NASA is on a planet-hunting mission, and it hasn't failed to deliver.
This week the space agency announced that its Kepler spacecraft has discovered what could be 833 new planets since January, bringing its total up to 3,538 potential planets. In case that count may be a bit hard to imagine, NASA put together an animation (above) illustrating all the planets Kepler has discovered so far.
As Fabrycky explains in a description of the video on YouTube, the animation shows the "relative sizes of the orbits and planets in the multi-transiting planetary systems discovered by Kepler up to Nov. 2013."
Various colors are used to differentiate each planet orbiting its specific star, while the size of each ring the colored circles travel along equates to the size of the planet's orbit. The 7-planet system KOI-351 is the most colorful in the animation -- can you spot it?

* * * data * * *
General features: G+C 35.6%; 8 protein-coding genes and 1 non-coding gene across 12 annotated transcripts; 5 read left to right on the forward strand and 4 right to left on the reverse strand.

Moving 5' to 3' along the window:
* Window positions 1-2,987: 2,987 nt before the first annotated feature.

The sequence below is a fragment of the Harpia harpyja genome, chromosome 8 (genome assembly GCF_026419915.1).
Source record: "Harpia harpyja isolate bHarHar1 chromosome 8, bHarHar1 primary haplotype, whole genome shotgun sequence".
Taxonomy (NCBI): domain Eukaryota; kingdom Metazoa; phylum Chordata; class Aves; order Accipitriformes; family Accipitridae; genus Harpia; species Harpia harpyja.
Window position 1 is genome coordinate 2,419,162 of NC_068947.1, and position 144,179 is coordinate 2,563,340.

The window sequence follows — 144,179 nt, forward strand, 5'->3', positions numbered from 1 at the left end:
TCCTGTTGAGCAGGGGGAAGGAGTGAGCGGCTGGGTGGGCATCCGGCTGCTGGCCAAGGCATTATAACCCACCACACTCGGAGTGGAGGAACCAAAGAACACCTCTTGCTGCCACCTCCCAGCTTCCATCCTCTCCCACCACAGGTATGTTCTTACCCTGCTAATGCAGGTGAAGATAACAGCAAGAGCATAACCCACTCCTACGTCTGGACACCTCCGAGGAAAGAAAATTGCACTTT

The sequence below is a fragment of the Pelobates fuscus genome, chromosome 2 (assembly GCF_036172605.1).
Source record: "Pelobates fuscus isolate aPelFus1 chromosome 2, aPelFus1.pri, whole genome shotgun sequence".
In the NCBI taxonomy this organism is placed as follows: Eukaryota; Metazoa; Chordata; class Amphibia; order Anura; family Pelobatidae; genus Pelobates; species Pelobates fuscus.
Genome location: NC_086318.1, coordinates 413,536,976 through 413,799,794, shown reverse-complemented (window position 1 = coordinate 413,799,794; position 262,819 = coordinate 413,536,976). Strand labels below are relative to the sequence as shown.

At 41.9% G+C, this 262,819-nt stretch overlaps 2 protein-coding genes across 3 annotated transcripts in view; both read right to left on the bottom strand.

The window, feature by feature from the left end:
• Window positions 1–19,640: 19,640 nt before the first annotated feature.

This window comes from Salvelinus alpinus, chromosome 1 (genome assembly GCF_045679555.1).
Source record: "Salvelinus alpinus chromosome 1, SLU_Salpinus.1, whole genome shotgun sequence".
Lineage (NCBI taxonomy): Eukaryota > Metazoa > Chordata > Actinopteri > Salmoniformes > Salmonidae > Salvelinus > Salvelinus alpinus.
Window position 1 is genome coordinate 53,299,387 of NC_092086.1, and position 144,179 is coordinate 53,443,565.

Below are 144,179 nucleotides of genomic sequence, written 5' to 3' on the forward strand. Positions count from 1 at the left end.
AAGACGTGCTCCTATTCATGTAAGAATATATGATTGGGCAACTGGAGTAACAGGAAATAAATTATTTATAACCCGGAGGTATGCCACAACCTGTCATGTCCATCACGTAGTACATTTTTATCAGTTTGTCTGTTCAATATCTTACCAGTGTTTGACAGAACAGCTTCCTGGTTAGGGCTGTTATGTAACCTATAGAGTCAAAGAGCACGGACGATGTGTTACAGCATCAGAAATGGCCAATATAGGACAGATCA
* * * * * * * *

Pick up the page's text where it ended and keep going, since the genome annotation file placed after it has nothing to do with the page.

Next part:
A chart created by NASA shows the sizes of potential planets spotted by Kepler along with the percentage increase per category since January, when the space agency released the last update.
As it turns out, habitable planets similar to Earth are far more common than previously thought. A study published Monday revealed that one in five sunlike stars observed by Kepler have an orbiting planet in the "habitable zone," suggesting that extraterrestrial life may exist in our own galaxy.